Satellite Data Applications for Nowcasting of Convective Initiation

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Tuesday, 19 January 2010: 1:45 PM
B314 (GWCC)
Haig Iskenderian, MIT Lincoln Laboratory, Lexington, MA; and J. R. Mecikalski, K. M. Bedka, C. Ivaldi, J. Sieglaff, W. Feltz, M. M. Wolfson, and W. M. MacKenzie Jr.

Most of the air traffic delay that is so costly to the airlines and to the flying public is incurred during severe convective weather, but most aviation weather decision support systems provide only past or current storm locations. High-quality forecasts of convection are essential to efficient operation of the National Airspace System, but the existing operational storm forecast products are extremely limited. In order to address the short-term needs of the Federal Aviation Administration (FAA) as well as the long-term goals of the FAA's Next Generation Air Transportation System (NextGen), MIT Lincoln Laboratory, NCAR Research Applications Laboratory and NOAA ESRL Global Systems Division (GSD) are collaborating on developing a forecast system under funding from the FAA's Aviation Weather Research Program (AWRP). This forecast system, called the Advanced Storm Prediction for Aviation (ASPA), will provide detailed forecasts for FAA decision managers out to 8 hours.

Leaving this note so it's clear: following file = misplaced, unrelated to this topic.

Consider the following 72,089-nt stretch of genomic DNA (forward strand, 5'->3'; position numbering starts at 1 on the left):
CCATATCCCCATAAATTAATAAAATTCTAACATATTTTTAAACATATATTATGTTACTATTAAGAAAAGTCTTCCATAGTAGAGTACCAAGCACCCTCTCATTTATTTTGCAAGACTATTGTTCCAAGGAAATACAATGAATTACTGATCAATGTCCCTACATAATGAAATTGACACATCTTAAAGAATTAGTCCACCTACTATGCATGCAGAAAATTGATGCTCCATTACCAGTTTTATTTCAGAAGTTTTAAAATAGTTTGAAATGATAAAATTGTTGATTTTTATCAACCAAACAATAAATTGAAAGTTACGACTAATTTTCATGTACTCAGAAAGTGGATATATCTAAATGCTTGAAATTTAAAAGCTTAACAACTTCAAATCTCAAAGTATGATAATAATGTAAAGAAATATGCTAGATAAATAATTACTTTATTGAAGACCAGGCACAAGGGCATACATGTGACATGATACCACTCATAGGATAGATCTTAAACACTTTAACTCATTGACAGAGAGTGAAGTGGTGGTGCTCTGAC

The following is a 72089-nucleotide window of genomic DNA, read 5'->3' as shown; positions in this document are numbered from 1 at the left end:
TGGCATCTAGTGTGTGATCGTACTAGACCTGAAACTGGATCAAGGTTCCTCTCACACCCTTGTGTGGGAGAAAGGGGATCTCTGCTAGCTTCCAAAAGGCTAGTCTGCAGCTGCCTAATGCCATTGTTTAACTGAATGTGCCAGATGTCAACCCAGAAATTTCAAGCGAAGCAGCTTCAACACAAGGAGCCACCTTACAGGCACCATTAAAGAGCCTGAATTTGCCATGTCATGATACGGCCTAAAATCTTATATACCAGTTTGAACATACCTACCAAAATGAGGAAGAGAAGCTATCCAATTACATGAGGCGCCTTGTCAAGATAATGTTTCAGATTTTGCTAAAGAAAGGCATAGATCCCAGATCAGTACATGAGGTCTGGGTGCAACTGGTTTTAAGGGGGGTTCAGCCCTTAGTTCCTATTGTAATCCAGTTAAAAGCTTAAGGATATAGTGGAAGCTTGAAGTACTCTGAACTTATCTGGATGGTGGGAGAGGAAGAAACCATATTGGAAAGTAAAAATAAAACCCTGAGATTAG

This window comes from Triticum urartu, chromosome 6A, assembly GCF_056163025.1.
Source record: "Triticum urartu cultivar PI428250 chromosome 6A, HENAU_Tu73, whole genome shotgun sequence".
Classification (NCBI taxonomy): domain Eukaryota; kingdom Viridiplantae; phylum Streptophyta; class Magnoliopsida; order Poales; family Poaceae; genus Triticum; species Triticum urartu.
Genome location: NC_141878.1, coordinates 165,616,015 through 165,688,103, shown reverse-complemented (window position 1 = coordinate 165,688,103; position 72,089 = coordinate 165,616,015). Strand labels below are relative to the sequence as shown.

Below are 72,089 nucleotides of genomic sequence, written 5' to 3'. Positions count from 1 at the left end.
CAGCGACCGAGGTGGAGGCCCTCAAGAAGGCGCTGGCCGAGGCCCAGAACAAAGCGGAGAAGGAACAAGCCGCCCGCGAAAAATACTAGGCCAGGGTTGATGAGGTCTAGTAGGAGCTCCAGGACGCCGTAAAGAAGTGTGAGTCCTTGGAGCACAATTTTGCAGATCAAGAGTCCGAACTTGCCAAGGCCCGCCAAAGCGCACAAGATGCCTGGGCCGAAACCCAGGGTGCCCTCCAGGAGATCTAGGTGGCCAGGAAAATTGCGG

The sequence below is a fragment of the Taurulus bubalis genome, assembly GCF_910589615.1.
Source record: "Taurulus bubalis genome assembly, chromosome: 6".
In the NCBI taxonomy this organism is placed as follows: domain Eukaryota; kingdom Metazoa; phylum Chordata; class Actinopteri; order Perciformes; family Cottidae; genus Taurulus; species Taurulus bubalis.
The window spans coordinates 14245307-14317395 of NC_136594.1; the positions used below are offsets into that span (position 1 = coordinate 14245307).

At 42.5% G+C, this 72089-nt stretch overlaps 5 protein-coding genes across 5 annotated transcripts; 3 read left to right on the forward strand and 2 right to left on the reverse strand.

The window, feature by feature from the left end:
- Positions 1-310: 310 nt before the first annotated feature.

A particularly challenging problem for convective weather forecasting is the ability to forecast when and where convection will first form. Imager data from the Geostationary Operational Environmental Satellite (GOES), with a spatial resolution of 1 to 8 km depending on spectral band, can provide invaluable information about convection in its early stages. Under the NASA Advanced Satellite Aviation weather Products (ASAP) program, the SATellite Convection Analysis and Tracking (SATCAST) system has been developed by researchers at the University of Alabama-Huntsville (UAH) and the University of Wisconsin Cooperative Institute for Meteorological Satellite Studies (CIMSS) to identify cloud pixels that are favored for convective initiation. The NASA ASAP and NASA Research Opportunities in Space and Earth Sciences (ROSES) programs have funded a collaboration among MIT Lincoln Laboratory, UAH, and CIMSS to transfer SATCAST to ASPA and to test the SATCAST system in real-time. This work will discuss the results of an effort to use SATCAST in ASPA to improve forecasts of convective initiation.